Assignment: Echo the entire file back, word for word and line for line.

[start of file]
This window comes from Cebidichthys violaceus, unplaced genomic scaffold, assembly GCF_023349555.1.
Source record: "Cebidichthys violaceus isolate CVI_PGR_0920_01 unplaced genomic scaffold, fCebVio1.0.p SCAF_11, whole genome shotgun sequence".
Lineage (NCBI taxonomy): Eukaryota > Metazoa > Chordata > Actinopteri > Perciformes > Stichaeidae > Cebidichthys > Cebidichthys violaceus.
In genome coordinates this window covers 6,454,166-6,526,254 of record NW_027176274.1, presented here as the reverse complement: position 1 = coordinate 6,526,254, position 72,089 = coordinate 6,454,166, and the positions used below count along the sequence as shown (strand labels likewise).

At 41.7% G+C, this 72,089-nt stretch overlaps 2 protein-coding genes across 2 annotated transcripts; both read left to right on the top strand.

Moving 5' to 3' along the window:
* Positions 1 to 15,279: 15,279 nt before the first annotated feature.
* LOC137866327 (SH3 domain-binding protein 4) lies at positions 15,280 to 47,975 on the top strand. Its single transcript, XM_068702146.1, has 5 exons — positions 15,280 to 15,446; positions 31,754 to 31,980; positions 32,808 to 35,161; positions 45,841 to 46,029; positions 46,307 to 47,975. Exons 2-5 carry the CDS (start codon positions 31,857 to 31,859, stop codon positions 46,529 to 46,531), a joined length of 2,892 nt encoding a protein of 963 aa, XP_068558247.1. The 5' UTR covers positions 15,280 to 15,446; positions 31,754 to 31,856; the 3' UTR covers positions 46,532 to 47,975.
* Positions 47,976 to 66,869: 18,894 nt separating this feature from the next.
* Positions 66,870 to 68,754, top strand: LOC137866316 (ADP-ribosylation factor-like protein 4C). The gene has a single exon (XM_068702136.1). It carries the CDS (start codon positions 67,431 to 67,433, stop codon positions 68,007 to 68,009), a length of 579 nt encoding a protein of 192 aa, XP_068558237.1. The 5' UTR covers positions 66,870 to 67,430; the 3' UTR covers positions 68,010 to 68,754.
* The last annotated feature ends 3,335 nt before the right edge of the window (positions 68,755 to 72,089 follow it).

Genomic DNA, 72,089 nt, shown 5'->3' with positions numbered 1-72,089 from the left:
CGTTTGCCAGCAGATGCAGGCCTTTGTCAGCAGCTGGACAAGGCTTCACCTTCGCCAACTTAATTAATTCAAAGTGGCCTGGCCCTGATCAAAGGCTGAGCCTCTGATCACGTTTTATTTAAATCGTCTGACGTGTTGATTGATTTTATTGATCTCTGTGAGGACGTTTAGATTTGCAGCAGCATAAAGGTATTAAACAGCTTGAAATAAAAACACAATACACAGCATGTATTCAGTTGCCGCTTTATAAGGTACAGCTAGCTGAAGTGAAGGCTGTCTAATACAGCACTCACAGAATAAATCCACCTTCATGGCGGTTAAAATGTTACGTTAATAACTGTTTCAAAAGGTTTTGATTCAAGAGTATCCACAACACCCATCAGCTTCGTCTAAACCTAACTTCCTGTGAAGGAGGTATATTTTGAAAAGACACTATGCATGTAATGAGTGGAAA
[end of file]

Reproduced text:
This window comes from Cebidichthys violaceus, unplaced genomic scaffold, assembly GCF_023349555.1.
Source record: "Cebidichthys violaceus isolate CVI_PGR_0920_01 unplaced genomic scaffold, fCebVio1.0.p SCAF_11, whole genome shotgun sequence".
Lineage (NCBI taxonomy): Eukaryota > Metazoa > Chordata > Actinopteri > Perciformes > Stichaeidae > Cebidichthys > Cebidichthys violaceus.
In genome coordinates this window covers 6,454,166-6,526,254 of record NW_027176274.1, presented here as the reverse complement: position 1 = coordinate 6,526,254, position 72,089 = coordinate 6,454,166, and the positions used below count along the sequence as shown (strand labels likewise).

At 41.7% G+C, this 72,089-nt stretch overlaps 2 protein-coding genes across 2 annotated transcripts; both read left to right on the top strand.

Moving 5' to 3' along the window:
* Positions 1 to 15,279: 15,279 nt before the first annotated feature.
* LOC137866327 (SH3 domain-binding protein 4) lies at positions 15,280 to 47,975 on the top strand. Its single transcript, XM_068702146.1, has 5 exons — positions 15,280 to 15,446; positions 31,754 to 31,980; positions 32,808 to 35,161; positions 45,841 to 46,029; positions 46,307 to 47,975. Exons 2-5 carry the CDS (start codon positions 31,857 to 31,859, stop codon positions 46,529 to 46,531), a joined length of 2,892 nt encoding a protein of 963 aa, XP_068558247.1. The 5' UTR covers positions 15,280 to 15,446; positions 31,754 to 31,856; the 3' UTR covers positions 46,532 to 47,975.
* Positions 47,976 to 66,869: 18,894 nt separating this feature from the next.
* Positions 66,870 to 68,754, top strand: LOC137866316 (ADP-ribosylation factor-like protein 4C). The gene has a single exon (XM_068702136.1). It carries the CDS (start codon positions 67,431 to 67,433, stop codon positions 68,007 to 68,009), a length of 579 nt encoding a protein of 192 aa, XP_068558237.1. The 5' UTR covers positions 66,870 to 67,430; the 3' UTR covers positions 68,010 to 68,754.
* The last annotated feature ends 3,335 nt before the right edge of the window (positions 68,755 to 72,089 follow it).

Genomic DNA, 72,089 nt, shown 5'->3' with positions numbered 1-72,089 from the left:
CGTTTGCCAGCAGATGCAGGCCTTTGTCAGCAGCTGGACAAGGCTTCACCTTCGCCAACTTAATTAATTCAAAGTGGCCTGGCCCTGATCAAAGGCTGAGCCTCTGATCACGTTTTATTTAAATCGTCTGACGTGTTGATTGATTTTATTGATCTCTGTGAGGACGTTTAGATTTGCAGCAGCATAAAGGTATTAAACAGCTTGAAATAAAAACACAATACACAGCATGTATTCAGTTGCCGCTTTATAAGGTACAGCTAGCTGAAGTGAAGGCTGTCTAATACAGCACTCACAGAATAAATCCACCTTCATGGCGGTTAAAATGTTACGTTAATAACTGTTTCAAAAGGTTTTGATTCAAGAGTATCCACAACACCCATCAGCTTCGTCTAAACCTAACTTCCTGTGAAGGAGGTATATTTTGAAAAGACACTATGCATGTAATGAGTGGAAA